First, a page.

Apologies in advance if reading this gets a certain song stuck in your head …
I was in the grocery store the other day, my time at the checkout was at hand, and I stepped forward to the register with my wallet out, at the ready.
Problem is, the guy behind me in line stepped forward as well. You know, like we were in line for a ride at Disneyland or something.
The Proper Protocol for Grocery Checkout
There’s a certain protocol to the grocery-line-waiting experience, and this guy missed the memo. Once a transaction is afoot, you are to remain approximately four feet away from the person making payment, or the length of a grocery cart if you have one.
You may use this time to look at magazines, see which celebrity is getting married/divorced and/or buried this week, try not to think about why the guy behind you is only buying a quart of potato salad and a package of condoms.
But under no circumstances do you stand RIGHT NEXT to the person making payment! Geez!
I have to think there was some cultural difference at play here, but I honestly have no idea what this guy’s heritage was. Nor do I wish to hazard a guess. But I flashed the guy plenty of icy “back-off” glares, believe you me.
Anyway, the experience got me to thinking about personal space. You know. That little — or in some cases not so little — invisible bubble we keep around us. According to the science of personal space (yes, there is a science for it) we carry with us bubbles of four different sizes.
Proxemics – The Study of Personal Space
When I first heard of this science, I figured it must be the work of sociologists. I remember one time at college, a gaggle of sociology majors hatched an evil plot (sorry, “conducted a study“) where one by one, they asked an unsuspecting student if he was feeling all right because he looked horrible. By the end of the day, the poor guy was sick in bed.
Anyway, standing really close to people just to gauge their reactions seems right up a sociologist’s alley. But turns out the pioneer of Proxemics was an anthropologist by the name of Edward Hall.
In his work, he states all humans have four bubbles of personal space. Their ranges vary due to culture and personality, but the types remain the same:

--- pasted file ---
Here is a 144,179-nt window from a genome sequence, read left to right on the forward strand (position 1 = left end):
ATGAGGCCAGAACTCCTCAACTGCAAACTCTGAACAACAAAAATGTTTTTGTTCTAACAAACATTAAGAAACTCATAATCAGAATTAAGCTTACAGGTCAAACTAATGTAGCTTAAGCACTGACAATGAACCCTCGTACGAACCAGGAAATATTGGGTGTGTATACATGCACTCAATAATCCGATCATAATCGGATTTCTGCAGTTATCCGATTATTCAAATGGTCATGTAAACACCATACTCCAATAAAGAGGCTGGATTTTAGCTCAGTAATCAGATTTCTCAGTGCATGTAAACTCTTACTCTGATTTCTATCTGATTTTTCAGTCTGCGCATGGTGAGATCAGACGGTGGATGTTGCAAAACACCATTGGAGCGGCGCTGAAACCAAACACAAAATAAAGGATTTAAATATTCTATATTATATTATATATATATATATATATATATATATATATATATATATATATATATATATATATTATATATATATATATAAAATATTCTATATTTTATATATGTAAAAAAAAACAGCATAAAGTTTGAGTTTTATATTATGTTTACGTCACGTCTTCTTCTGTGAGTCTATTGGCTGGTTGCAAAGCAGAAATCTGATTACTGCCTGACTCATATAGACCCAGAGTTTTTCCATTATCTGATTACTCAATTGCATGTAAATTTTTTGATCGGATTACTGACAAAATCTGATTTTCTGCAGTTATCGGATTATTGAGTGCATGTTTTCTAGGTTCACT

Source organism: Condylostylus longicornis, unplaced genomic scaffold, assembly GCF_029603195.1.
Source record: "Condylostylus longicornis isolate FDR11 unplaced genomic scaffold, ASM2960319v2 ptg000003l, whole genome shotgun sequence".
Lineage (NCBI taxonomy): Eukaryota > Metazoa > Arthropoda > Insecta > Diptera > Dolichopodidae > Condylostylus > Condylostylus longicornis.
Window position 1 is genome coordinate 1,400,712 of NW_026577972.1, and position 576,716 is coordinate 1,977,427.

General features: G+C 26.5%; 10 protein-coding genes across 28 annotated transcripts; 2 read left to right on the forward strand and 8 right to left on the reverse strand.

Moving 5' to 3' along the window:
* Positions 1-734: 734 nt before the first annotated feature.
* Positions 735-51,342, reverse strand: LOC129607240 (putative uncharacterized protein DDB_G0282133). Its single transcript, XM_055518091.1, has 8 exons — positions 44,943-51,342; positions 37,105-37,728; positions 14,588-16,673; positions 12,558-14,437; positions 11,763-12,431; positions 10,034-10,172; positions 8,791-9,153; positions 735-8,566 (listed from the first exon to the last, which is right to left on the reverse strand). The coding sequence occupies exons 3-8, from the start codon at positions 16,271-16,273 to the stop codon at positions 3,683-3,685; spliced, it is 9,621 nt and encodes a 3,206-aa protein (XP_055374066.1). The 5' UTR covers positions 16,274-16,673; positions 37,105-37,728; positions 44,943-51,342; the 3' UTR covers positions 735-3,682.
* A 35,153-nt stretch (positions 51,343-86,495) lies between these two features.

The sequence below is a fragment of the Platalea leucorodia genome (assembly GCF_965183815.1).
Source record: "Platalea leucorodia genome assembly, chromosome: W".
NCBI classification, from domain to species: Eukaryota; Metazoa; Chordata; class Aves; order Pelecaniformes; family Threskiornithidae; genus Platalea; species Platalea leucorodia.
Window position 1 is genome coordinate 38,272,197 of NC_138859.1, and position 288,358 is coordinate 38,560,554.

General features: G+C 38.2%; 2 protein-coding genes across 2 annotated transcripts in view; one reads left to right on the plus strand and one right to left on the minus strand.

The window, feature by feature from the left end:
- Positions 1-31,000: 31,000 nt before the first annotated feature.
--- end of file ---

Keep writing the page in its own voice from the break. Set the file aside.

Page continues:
- Intimate Space – this is reserved for lovers, small children, and pets. Hall judged this area to be 0 to 18″
- Personal Space – inhabited by relatives, friends and acquaintances, it varies from 18″ to 4′; mere acquaintances reside in the outer portion of this ring
- Social Space – for people we’re not acquainted with or for business transactions, the more formal the meeting, the wider the space; this might be 4′ to 12′
- Public Space – described as anything 12′ or wider, this is the distance between a speaker and audience; the more important the figure, the wider the distance.
Hall did his studies in the U.S. in the 1960s, so these measurements reflect that time and place. They’re also considered similar to England and most western European countries, though there are always exceptions.
When Our Personal Space is Threatened
The interesting thing is what happens when our concept of appropriate personal space is not recognized. For instance, Americans from the midwest who visit countries in the Middle East, might be put off by ‘close talkers’ or their more expressive manners of greeting. While someone from the Middle East visiting, say, Omaha, will wonder why Americans are so cold and stand-offish.
It’s also interesting what happens when we are in crowded elevators or public transportation. Suddenly you’re forced in close proximity with people you don’t know. So what do we do?
Avoid eye contact, by all means! Look at the ceiling, stare at your cell phone, check your shoes, close your eyes if you have to. According to Hall, in order to get through these uncomfortable periods, we ‘dehumanize’ anyone encroaching on our space. In other words, don’t look at them. Pretend they don’t exist. (Sounds callous, but yeah, totally been there, done that.)
It does make you wonder how many of our negative stereotypes of other cultures, thinking them aggressive and rude, or cold and unfeeling, might just be a difference in personal space?
I mean, say you’re used to standing two feet from strangers and I’d rather you be four feet from me. It that any reason for you to think me cold? Or I to flash you several icy glares?
(Well, damn. I should probably find that guy and apologize.)
What do you do when someone encroaches on your space?